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UW Professor Helps Sheridan College Team Advance to National Innovation Challenge Finals

April 21, 2015
group of people standing beside a college building sign
Sheridan College is among 10 teams from community colleges across the nation advancing to the Innovation Boot Camp in June, the final competition of the National Science Foundation’s Innovation Challenge. From left are UW plant scientist Sadanand Dhekney; Sheridan College students Hannah Shafer of Rapid City, S.D.; Paige Jernigan, of Cheyenne; Ceirra Carlson, of Greybull; Hannah Jernigan of Cheyenne; and Rob Milne at UW’s research and extension center at Sheridan College. (Daniel Mediate Photo)

Revving up the genetic horsepower of algae to gush lipids for use as biofuel has propelled four Sheridan College students onto the national stage in Washington, D.C.

Hannah Shafer, Rapid City, S.D.; Ceirra Carlson, Greybull; and sisters Hannah and Paige Jernigan of Cheyenne are one of 10 teams from community colleges across the nation advancing to the Innovation Boot Camp in June, the final competition of the National Science Foundation’s Innovation Challenge.

The students use the laboratories in the University of Wyoming Sheridan Research and Extension (R&E) Center and draw upon the research expertise of Sadanand Dhekney, who holds the E.A. Whitney Professorship in Agriculture at the college.

The students proposed to genetically engineer algae for enhanced lipid production. They’re figuring out how to replace the original genes -- yank out wimpy stock genes, insert turbo-charged replacements -- and turn the algae into lipid megaproducers.

Lipids are molecules that contain hydrocarbons and make up the building blocks of the structure and function of living cells. Examples include fats, oils and waxes.

“We’re excited we made it all this way with this little idea that has come so far from the beginning,” says Hannah Jernigan. “We’ve thoroughly enjoyed learning what we have. It’s totally new, and we’ve grown leaps and bounds from where we were a couple months ago.”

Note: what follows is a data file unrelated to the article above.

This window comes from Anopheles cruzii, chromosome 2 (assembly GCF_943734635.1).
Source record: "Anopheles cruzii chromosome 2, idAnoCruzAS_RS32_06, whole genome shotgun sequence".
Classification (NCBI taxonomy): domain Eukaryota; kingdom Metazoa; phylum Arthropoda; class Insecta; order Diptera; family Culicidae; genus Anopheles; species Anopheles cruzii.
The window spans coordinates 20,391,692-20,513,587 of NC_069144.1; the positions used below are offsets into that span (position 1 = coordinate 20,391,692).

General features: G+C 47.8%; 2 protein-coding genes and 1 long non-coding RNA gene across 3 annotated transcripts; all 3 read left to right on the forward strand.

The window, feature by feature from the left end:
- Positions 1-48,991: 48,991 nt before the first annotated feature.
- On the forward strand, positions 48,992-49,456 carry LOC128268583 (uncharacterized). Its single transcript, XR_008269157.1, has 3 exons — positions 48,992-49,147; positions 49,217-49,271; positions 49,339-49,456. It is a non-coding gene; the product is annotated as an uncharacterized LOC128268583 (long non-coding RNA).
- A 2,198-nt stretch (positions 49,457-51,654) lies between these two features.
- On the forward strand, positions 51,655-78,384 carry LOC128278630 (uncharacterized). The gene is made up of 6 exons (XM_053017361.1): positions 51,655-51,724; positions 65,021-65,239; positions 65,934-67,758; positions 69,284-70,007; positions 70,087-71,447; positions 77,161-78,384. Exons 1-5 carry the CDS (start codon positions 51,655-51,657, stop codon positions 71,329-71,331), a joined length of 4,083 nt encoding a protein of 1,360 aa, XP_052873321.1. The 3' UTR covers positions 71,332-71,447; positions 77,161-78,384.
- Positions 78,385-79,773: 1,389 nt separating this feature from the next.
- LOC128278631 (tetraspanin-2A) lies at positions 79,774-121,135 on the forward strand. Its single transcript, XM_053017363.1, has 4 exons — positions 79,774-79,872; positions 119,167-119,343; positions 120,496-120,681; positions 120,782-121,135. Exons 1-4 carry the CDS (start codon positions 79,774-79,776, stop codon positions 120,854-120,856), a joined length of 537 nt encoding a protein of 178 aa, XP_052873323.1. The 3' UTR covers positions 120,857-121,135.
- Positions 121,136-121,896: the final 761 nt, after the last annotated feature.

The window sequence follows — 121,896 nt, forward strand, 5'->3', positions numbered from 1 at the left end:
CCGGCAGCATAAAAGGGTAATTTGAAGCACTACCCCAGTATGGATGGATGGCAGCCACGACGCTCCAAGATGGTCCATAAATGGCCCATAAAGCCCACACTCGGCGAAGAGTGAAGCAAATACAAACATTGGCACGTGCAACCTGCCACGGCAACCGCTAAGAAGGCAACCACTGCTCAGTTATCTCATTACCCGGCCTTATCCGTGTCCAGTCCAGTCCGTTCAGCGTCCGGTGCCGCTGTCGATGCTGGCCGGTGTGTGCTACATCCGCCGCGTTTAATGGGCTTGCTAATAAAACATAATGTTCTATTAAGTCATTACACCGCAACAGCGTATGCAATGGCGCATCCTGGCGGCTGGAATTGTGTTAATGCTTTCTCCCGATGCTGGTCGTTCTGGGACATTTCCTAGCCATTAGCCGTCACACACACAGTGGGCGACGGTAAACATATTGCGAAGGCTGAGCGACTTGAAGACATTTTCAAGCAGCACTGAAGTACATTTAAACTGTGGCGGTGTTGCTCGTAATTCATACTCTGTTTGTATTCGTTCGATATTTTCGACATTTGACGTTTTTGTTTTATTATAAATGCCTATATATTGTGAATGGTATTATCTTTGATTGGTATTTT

Sheridan College instructor Rob Milne had mentioned the National Science Foundation’s Innovation Challenge to his general chemistry class last November. The challenge thrusts research into the traditional teaching roles of community colleges.

Shafer wanted to initiate a project and, once it seemed she and the other students wanted to pursue algae lipid production, Milne saw a good connection with Dhekney at the R&E center.

Undergraduate research is encouraged at the college, but facilities, time and equipment are limited.

“The initial motivation has to come from the students,” Milne says. “The nice part is, these students are exceptionally motivated.”

And so the students took the five-minute walk from their science center to the R&E center to visit Dhekney. The assistant professor in the Department of Plant Sciences at UW has been nationally recognized for his grapevine research, but knew nothing about algae.

The state of Wyoming matched funding from Whitney Benefits to create the E.A. Whitney Professorship in Agriculture position, designed to implement at Sheridan College an enhanced degree completion program within UW’s agroecology curriculum and to teach selected courses each semester.

“The students had this idea in mind, increasing lipid production in algae, but had no clue how they were going to do it,” Dhekney recalls.

Dhekney threw out ideas, and showed them research by Steve Herbert, the former head of the plant sciences department in the College of Agriculture and Natural Resources.

“This is like a Ph.D. project,” says Dhekney. “These kids are pretty ambitious. They did not have anyone to show them the way or have a place to do it. We don’t work with algae, but we have everything in our lab to work with in the research center.”

Dhekney has mentored students for more than 11 years.

“When students come to me, I never turn them down,” he says. “If it’s something not in my area of expertise, I’ll give some type of guidance or mentoring that can take them to the next level. With the Sheridan College students, I knew I could give them a place to work, the necessary supplies and the chemicals to work.”

That collaboration, Jernigan says, has proven invaluable.

“I’d say that was the most important part,” she notes. “We were coming here with very little knowledge. He didn’t have to accept our project or help us, but he was super excited about it. He brought us in and even took his personal time to research and find out more about it and try and help us.”

Each student member of the first-place team at the boot camp receives $3,000, second-place student team members receive $2,000 each and third-place student team members receive $1,000 each.


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